As you know, I’ve been developing myself over the last year or so and have started to form some new habits, but they’re not second nature yet. When faced with a menu at a restaurant and there are choices between gorgeous sounding salads and fruit options, why do I go straight for the dirty burgers and chips?
According to an article by Claire Cantor in Platinum Magazine, 43% of our daily actions are habitual, meaning we do them without consciously thinking about them. This could be like reaching for the bag of crisps even when you’re not really hungry, or one that we’ve got into on a regular basis of having a bottle of wine with dinner on a Wednesday.
Wendy Wood, Professor of Psychology & Business in the USA described the habit loop as the cycle of cue, context, reward. The idea is that habits are learning that is activated by a context, (its Wednesday), followed by an action (drinking the bottle of wine), and reward (the pleasure of drinking a fine red, or chilled white). When we get the reward we’re hit with a dose of dopamine, the feel good hormone. It’s this that helps form habit memories which trigger again when the same context occurs.
In order to break the cycle we need to change our context or environment in order to short-circuit the unwanted habit loop, replacing the bad habit with a positive, rewarding one. Habit formation requires persistence, repetition and context manipulation. It can take on average 66 days to form a new habit and for some it can take up to 250 days!
A way of breaking bad habits is to make it more difficult by increasing the effort involved or putting obstacles in the way. If you want to stop looking at your phone so much, put it out of reach and turn alerts off. A way to make new habits stick is to do it with a friend, you’re more likely to enjoy it and they will hold you to account over it. Try mentoring someone else who’s trying to stick to the same habit as you, it’ll help build your own confidence in your own ability, and you wouldn’t want to be seen as a hypocrite. You could try rewarding another behaviour, make your new habit enticing.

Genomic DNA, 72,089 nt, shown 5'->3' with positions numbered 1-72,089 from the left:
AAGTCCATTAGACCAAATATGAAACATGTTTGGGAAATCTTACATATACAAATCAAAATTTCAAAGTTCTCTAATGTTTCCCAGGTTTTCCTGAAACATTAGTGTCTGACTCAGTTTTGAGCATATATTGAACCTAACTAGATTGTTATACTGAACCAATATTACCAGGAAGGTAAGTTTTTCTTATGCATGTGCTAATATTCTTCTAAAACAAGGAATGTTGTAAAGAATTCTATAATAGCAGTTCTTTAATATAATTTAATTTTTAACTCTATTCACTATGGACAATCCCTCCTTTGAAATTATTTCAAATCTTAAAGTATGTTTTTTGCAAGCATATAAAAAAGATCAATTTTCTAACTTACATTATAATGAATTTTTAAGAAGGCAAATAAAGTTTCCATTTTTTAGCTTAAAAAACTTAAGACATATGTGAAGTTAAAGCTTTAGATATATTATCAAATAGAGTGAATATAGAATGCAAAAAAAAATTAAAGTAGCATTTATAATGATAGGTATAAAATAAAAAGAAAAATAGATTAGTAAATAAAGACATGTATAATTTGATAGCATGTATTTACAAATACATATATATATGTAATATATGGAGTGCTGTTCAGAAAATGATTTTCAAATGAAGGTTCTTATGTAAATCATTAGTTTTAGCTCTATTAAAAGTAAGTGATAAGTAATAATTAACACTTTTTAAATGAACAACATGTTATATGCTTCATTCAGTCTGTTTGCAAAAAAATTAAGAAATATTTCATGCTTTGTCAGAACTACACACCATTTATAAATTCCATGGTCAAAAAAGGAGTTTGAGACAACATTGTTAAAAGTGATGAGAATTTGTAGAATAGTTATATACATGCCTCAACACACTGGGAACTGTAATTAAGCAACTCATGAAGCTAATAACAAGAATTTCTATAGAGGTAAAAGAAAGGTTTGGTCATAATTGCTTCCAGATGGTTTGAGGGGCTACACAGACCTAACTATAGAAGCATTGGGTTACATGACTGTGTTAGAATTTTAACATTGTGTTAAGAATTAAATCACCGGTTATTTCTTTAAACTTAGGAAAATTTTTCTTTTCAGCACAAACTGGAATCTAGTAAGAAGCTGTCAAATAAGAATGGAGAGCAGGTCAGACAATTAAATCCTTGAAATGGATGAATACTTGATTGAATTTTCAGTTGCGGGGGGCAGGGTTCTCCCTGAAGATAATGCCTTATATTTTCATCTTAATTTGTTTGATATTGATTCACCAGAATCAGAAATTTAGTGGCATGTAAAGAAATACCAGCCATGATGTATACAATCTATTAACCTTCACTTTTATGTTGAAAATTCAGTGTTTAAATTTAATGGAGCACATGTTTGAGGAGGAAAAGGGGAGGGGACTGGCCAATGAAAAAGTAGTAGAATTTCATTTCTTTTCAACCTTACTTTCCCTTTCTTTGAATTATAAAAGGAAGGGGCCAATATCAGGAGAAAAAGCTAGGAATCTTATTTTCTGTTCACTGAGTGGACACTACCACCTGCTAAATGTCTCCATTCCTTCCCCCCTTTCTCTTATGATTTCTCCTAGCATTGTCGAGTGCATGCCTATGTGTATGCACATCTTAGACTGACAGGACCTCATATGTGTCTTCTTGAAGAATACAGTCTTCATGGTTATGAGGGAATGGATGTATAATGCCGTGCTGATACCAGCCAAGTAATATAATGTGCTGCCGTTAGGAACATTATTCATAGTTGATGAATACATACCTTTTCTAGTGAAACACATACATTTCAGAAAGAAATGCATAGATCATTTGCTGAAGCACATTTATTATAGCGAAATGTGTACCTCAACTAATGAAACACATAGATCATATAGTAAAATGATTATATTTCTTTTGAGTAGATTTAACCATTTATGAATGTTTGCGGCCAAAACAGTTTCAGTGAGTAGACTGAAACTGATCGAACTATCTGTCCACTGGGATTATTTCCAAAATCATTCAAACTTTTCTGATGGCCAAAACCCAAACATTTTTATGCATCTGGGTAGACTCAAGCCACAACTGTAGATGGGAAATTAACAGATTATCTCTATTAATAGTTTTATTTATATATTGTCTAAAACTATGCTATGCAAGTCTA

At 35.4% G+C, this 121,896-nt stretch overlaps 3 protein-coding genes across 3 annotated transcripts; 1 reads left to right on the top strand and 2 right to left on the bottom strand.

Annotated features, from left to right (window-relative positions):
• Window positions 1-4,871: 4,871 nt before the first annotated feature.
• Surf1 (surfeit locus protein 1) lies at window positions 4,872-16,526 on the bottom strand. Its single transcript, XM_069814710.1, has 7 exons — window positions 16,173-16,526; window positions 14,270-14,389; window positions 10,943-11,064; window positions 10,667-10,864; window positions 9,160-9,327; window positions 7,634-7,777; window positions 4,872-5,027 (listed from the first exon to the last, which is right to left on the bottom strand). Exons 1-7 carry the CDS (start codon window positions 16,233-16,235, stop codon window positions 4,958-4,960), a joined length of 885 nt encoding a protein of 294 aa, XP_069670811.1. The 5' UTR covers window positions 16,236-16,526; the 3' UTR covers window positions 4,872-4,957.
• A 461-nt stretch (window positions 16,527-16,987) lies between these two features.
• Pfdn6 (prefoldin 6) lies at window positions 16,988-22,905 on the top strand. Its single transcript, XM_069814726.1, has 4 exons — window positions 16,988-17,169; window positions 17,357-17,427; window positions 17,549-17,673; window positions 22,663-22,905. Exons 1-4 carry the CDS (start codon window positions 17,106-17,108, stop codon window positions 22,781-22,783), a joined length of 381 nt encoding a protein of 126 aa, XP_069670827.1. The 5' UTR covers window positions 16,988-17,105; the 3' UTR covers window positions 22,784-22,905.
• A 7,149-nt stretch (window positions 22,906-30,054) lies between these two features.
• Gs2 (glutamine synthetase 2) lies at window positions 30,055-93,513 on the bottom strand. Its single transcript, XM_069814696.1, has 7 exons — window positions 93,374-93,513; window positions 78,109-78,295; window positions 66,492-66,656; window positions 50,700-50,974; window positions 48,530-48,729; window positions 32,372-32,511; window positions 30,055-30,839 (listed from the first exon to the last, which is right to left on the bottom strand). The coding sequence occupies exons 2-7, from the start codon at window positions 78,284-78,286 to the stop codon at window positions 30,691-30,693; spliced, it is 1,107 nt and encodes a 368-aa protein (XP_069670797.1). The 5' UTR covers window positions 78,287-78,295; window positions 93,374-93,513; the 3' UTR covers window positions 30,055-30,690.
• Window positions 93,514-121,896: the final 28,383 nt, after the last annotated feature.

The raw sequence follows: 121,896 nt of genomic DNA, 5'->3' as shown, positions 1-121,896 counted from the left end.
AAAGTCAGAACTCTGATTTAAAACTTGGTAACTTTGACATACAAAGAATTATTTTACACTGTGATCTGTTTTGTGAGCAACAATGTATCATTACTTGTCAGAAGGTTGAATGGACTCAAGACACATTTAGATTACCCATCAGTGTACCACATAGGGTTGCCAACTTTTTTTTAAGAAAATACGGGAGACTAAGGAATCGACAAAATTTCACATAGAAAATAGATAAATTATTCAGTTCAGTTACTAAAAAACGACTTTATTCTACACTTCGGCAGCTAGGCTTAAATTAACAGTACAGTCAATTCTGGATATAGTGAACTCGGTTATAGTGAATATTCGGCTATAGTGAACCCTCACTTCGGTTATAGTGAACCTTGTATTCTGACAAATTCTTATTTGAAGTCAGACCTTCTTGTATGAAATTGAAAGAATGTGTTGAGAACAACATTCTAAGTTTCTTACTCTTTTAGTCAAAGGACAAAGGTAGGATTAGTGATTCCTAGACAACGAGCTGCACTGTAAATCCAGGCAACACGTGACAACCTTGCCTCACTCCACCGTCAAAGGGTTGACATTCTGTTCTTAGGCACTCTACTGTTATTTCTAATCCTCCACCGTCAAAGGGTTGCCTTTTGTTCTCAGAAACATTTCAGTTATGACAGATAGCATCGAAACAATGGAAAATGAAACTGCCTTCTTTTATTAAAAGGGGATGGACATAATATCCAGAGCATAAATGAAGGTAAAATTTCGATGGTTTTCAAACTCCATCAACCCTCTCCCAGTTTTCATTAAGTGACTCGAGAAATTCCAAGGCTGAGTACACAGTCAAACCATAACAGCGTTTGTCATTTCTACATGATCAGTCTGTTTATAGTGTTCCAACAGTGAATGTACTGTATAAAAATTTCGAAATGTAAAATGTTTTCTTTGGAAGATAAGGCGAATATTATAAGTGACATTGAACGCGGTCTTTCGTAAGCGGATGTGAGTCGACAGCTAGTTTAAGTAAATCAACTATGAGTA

Its important to have a clear plan for successfully changing habits. Ask yourself what new habit do you want to establish? How are you going to do it? Making smaller, more achievable changes are a lot easier to stick to and can set off a chain reaction of positive changes. Don’t rely on willpower; this will only get you so far. Believing that change is possible is crucial to success. If you do a simple task each day, like making your bed, you start to embody the traits of an organised person, or if you write every day, you identify with being a creative person.
Wendy set out five tips on how to help make good habits stick:
- Create the right environment to make life easier for yourself
- Understand your cues
- Reduce or add friction
- Enjoy what you are doing and set rewards
- Start with small, easily achievable goals and follow a plan
Over the last year, some good habits that have stuck have been writing this blog, introducing fruit into my diet on a daily basis, being more mindful of my interactions with others. What I still can’t get out of is choosing the dirty burger and chips from a pub menu.
In 2022 I want to start forming some new habits around interactions with others to break existing patterns and create new, positive ones.
What bad habits do you want to ditch? What new ones are you trying to stick to?
One thought on “Why is it so hard to break bad habits and stick to new ones?”
Rewarding myself with chocolate🍫 or biscuits 🍪just because I’ve managed to get through another day 🤣